What Should Our Message Be About Making Dreams Come True
Jim Correll, director Fab Lab ICC at Independence Community College, Independence Kansas
I first wrote about this subject back in 2016 and after the year of the pandemic, it seems like a good time to bring it up again.
My only choice, at home, for “local” television is the Tulsa stations. Therefore, pre-pandemic, the only time I saw Kansas Lottery and casino commercials was when I lodged somewhere in Kansas. Although I have yet to do much traveling within Kansas, I’m sure the casino and lottery commercials are gearing up in the same manner as their Oklahoma counterparts. The commercials are all pretty much all the same. They show people gleefully laughing and having much fun, either waving the stacks of cash they won in the Lottery, pulling the handle of the slot machine, or rolling the dice, showing a big win. The people are all young, very nicely dressed and none of them smoke. A walk through most casinos would reveal a few gamers that look like the actors in the commercials, but many would have a different look. For me, it’s a good thing I don’t see these commercials very often because every time I do, I’m first a little angered that my Kansas government is in the gaming business, but mostly sad that we live in a world where people have accepted, and even demanded this situation of state-owned gaming.
Gaming Can Make Dreams Come True?
If I were a state legislator (and I won’t be) and I said “Let’s impose an extra tax on the poorest citizens in our state. We can use that money to shore up our state budget.” The outcry would drown out the current discord over any of several issues currently in the legislature. From where I sit, it looks like the Lottery and the state-owned casinos are doing just that, imposing a “tax” on our poorest citizens.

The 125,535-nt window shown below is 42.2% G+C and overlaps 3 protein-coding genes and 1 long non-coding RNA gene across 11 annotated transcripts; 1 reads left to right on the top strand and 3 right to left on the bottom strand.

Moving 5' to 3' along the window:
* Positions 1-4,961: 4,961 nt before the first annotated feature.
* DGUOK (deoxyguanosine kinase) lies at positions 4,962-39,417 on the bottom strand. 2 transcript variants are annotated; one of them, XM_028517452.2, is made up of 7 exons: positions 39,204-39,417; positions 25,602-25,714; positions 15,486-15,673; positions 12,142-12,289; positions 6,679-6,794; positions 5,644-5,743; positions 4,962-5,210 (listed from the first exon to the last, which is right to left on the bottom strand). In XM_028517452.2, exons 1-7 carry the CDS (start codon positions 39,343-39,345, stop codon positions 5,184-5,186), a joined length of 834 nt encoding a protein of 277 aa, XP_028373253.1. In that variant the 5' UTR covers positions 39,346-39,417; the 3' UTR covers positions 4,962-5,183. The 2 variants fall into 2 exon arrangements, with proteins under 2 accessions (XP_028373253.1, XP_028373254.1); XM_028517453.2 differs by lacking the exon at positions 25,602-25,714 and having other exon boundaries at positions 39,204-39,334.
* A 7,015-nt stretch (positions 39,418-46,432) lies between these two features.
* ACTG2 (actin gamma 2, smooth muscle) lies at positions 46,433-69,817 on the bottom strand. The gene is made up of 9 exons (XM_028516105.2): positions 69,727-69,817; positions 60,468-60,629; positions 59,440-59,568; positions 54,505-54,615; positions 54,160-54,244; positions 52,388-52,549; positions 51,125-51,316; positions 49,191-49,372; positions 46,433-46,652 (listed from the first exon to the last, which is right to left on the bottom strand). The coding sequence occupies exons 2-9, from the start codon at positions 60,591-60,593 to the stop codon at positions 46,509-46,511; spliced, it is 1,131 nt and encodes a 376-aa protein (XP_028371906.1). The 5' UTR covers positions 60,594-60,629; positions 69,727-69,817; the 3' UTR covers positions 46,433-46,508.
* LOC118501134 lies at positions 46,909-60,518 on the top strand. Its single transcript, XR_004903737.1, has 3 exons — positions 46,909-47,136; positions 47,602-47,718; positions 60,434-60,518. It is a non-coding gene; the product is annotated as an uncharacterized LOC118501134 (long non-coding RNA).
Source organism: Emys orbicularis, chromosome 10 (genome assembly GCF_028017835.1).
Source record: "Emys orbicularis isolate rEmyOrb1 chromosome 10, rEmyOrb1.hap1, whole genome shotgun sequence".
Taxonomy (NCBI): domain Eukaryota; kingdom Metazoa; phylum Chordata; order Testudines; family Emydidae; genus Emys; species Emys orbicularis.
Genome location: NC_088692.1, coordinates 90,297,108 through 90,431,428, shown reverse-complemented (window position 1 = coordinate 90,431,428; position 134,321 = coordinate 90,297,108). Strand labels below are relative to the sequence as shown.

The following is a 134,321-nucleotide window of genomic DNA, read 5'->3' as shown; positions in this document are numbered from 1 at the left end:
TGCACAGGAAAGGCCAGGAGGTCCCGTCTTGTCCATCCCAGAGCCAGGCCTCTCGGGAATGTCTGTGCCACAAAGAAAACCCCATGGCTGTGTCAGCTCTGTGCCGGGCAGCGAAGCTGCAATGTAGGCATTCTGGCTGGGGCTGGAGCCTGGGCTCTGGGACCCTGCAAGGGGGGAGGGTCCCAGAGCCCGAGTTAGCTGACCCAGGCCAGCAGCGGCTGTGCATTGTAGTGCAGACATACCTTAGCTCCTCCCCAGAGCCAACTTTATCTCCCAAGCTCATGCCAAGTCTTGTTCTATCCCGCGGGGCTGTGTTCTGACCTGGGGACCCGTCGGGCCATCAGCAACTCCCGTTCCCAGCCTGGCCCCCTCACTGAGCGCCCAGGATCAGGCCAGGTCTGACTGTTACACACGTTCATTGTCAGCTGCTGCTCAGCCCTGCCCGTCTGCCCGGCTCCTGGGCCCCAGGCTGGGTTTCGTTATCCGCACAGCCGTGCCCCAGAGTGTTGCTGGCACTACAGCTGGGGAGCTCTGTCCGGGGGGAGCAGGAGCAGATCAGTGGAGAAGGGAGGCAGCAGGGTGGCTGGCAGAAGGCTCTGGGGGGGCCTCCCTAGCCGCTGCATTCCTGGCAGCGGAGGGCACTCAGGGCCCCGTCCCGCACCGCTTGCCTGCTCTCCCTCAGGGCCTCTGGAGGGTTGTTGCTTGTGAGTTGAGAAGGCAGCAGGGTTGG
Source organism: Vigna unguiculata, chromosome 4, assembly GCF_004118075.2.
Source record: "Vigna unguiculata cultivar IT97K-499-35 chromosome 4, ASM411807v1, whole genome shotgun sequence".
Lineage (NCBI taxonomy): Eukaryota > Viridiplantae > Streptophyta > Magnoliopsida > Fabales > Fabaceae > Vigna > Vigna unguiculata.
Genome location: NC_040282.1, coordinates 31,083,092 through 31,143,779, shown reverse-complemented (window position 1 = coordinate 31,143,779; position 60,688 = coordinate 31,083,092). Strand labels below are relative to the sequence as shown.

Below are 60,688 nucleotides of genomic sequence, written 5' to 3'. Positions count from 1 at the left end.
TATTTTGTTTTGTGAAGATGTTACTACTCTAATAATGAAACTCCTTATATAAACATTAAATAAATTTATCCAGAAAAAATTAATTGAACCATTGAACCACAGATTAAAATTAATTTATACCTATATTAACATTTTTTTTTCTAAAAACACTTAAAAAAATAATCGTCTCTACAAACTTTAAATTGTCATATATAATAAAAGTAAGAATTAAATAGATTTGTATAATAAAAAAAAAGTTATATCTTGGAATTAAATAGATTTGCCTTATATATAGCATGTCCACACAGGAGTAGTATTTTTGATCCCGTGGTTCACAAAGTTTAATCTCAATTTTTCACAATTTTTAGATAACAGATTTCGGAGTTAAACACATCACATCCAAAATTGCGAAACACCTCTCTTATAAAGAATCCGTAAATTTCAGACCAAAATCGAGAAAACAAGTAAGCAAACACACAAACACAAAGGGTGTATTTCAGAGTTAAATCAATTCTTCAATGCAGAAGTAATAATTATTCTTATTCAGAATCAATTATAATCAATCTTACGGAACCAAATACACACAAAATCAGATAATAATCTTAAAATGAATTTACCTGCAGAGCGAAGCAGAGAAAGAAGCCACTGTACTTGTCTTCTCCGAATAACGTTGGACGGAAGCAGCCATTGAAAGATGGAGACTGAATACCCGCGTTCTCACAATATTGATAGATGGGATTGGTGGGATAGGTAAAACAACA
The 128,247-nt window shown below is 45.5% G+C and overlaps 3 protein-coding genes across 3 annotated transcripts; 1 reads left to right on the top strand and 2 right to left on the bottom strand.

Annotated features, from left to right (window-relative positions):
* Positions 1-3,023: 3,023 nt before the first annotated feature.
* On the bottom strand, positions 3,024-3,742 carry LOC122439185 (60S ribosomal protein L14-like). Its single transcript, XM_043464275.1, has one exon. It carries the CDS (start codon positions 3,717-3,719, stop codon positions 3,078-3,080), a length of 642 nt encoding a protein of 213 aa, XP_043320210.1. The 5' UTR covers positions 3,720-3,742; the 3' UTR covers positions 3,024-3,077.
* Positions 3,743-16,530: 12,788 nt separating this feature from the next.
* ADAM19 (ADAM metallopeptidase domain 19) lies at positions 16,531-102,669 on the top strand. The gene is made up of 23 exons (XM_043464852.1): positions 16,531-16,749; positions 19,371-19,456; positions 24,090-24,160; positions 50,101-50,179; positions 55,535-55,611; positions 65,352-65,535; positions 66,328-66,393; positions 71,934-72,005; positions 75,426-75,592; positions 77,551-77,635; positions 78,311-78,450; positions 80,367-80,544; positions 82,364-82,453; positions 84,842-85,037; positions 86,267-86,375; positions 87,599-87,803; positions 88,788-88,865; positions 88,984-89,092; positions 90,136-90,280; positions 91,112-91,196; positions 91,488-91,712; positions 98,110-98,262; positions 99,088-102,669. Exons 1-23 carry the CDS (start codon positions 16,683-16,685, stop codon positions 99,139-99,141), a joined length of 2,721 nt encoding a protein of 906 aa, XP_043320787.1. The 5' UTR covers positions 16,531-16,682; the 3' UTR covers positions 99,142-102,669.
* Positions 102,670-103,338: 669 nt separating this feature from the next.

It’s bad enough that we’re taking money that could be better used to climb out of poverty, but we’re also exacting a toll on their mindset. Many of the ads say something like “Make your dreams come true.” So, the message is that the only chance of making dreams come true is by winning the Lottery or making a big haul from the state-owned slots or craps tables. More troubling still is that the message filters through to the youth in our state; your dreams coming true are dependent on the astronomical odds of winning the state-sponsored Lottery.
Only the Dreamer Can Make Dreams Come True
What we’ve learned in fifteen years of working with entrepreneurs and the last seven years of working with “makers” at Fab Lab ICC is that there can only be one entity in control of making a person’s dreams come true, the dreamer. Again, and again, we see it through the entrepreneurs and “makers” we study and get to know. These people, whether in the videos we watch or the area entrepreneurs we meet have learned that dreams will come true as a result of the power of thought and hard work by the dreamer. Somehow, we need to convey a different message to our youth. Your dreams are not dependent on winning the Lottery, slot machine or craps table. Your dreams are dependent on what you think about and work toward and it all starts coming true after you put it in writing. Also, that dreams should relate in some way to helping others, making the world a better place. The best way to help ourselves is to help others. This is the message we try to convey with our Entrepreneurship and Fab Lab activities; always an underlying theme regardless of age, circumstance or walk of life. Think for a moment what the world would be like if everyone was pursuing their dreams in ways that would help others.
Jim Correll can be reached at (620) 252-5349 or by email at email@example.com. The views and opinions expressed in this column are those of the author and do not necessarily reflect the policy or position of Fab Lab ICC or Independence Community College. Archive columns and podcasts at www.fablabicc.org.